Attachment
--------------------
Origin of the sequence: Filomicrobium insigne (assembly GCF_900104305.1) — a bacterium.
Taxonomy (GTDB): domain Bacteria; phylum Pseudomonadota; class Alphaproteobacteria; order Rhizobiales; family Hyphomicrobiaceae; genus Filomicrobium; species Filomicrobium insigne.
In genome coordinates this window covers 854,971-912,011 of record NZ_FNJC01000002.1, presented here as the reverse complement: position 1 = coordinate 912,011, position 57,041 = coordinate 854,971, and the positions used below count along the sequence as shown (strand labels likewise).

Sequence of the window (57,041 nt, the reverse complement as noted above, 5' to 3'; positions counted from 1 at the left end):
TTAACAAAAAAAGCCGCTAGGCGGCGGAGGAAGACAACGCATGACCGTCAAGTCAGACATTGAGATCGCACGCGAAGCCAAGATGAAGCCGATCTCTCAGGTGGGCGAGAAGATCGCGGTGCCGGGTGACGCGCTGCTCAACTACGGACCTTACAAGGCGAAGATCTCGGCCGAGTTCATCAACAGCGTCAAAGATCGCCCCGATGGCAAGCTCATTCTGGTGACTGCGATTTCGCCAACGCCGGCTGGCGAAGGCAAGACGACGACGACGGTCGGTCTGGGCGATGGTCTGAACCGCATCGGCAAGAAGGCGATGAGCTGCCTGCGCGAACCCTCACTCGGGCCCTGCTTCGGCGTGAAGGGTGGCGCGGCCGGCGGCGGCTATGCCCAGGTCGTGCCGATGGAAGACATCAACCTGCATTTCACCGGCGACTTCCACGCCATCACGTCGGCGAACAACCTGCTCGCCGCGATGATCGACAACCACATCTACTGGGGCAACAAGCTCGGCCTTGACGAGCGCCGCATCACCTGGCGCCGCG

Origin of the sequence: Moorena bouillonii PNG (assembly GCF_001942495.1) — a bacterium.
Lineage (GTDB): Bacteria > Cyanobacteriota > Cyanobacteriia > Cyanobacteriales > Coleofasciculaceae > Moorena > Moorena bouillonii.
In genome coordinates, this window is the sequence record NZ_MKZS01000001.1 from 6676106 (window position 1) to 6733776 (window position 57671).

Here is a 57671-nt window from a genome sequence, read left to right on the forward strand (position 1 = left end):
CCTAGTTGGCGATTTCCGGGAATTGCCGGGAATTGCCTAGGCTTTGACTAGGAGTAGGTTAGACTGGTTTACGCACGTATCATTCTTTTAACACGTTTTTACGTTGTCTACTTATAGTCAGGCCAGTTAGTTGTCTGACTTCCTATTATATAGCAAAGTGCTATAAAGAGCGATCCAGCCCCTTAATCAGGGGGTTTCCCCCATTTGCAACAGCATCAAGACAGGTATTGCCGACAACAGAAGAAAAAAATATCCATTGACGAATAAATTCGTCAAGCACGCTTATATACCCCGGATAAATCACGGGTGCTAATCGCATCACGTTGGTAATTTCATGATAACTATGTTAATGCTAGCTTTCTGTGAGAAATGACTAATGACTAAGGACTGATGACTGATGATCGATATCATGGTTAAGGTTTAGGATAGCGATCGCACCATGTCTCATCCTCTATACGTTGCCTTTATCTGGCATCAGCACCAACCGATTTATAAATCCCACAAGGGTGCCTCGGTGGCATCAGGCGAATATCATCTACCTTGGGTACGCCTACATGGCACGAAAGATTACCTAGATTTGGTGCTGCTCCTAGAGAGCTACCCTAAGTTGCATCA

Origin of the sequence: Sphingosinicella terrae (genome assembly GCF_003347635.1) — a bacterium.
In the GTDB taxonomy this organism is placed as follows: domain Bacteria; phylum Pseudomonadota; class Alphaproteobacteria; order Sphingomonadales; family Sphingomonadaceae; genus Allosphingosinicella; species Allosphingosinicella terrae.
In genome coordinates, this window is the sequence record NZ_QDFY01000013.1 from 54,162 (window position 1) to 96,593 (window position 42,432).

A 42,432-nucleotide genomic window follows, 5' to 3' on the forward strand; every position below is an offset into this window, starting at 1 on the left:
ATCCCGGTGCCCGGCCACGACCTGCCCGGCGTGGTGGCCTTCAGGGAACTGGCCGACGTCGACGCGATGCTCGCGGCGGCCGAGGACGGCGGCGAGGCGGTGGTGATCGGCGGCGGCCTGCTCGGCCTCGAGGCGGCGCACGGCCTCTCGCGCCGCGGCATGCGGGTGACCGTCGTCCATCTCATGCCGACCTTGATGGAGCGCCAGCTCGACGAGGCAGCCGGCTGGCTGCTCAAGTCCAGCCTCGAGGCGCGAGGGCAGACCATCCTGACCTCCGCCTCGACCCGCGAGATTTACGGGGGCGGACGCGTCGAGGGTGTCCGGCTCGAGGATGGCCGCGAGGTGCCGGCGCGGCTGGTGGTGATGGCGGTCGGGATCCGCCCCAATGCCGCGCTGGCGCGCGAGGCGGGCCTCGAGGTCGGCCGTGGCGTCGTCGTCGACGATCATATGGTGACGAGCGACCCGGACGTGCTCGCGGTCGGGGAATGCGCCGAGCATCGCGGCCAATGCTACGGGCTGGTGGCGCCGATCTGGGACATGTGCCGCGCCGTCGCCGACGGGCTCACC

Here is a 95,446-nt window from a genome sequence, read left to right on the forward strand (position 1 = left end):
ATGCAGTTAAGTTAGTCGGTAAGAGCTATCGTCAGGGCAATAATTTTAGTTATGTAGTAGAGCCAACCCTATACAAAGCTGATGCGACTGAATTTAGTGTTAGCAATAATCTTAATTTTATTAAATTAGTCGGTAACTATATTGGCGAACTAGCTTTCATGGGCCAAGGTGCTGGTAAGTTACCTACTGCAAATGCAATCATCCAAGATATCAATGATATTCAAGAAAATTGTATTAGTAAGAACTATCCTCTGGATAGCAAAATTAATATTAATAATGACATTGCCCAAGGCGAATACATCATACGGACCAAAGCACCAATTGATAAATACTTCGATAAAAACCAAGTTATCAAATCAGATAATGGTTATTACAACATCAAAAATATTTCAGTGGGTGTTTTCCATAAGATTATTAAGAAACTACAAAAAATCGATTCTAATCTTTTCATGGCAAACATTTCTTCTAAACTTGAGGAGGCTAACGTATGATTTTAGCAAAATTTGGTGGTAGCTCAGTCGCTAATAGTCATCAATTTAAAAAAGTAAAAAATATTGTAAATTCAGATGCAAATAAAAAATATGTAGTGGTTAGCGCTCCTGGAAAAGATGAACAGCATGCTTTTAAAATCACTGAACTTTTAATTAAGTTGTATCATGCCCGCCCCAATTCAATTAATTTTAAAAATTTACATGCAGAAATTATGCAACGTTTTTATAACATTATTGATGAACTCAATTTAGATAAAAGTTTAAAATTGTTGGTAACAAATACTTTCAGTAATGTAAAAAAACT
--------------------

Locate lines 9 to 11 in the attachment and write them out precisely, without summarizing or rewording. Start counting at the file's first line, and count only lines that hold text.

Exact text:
Here is a 57671-nt window from a genome sequence, read left to right on the forward strand (position 1 = left end):
CCTAGTTGGCGATTTCCGGGAATTGCCGGGAATTGCCTAGGCTTTGACTAGGAGTAGGTTAGACTGGTTTACGCACGTATCATTCTTTTAACACGTTTTTACGTTGTCTACTTATAGTCAGGCCAGTTAGTTGTCTGACTTCCTATTATATAGCAAAGTGCTATAAAGAGCGATCCAGCCCCTTAATCAGGGGGTTTCCCCCATTTGCAACAGCATCAAGACAGGTATTGCCGACAACAGAAGAAAAAAATATCCATTGACGAATAAATTCGTCAAGCACGCTTATATACCCCGGATAAATCACGGGTGCTAATCGCATCACGTTGGTAATTTCATGATAACTATGTTAATGCTAGCTTTCTGTGAGAAATGACTAATGACTAAGGACTGATGACTGATGATCGATATCATGGTTAAGGTTTAGGATAGCGATCGCACCATGTCTCATCCTCTATACGTTGCCTTTATCTGGCATCAGCACCAACCGATTTATAAATCCCACAAGGGTGCCTCGGTGGCATCAGGCGAATATCATCTACCTTGGGTACGCCTACATGGCACGAAAGATTACCTAGATTTGGTGCTGCTCCTAGAGAGCTACCCTAAGTTGCATCA

Origin of the sequence: Sphingosinicella terrae (genome assembly GCF_003347635.1) — a bacterium.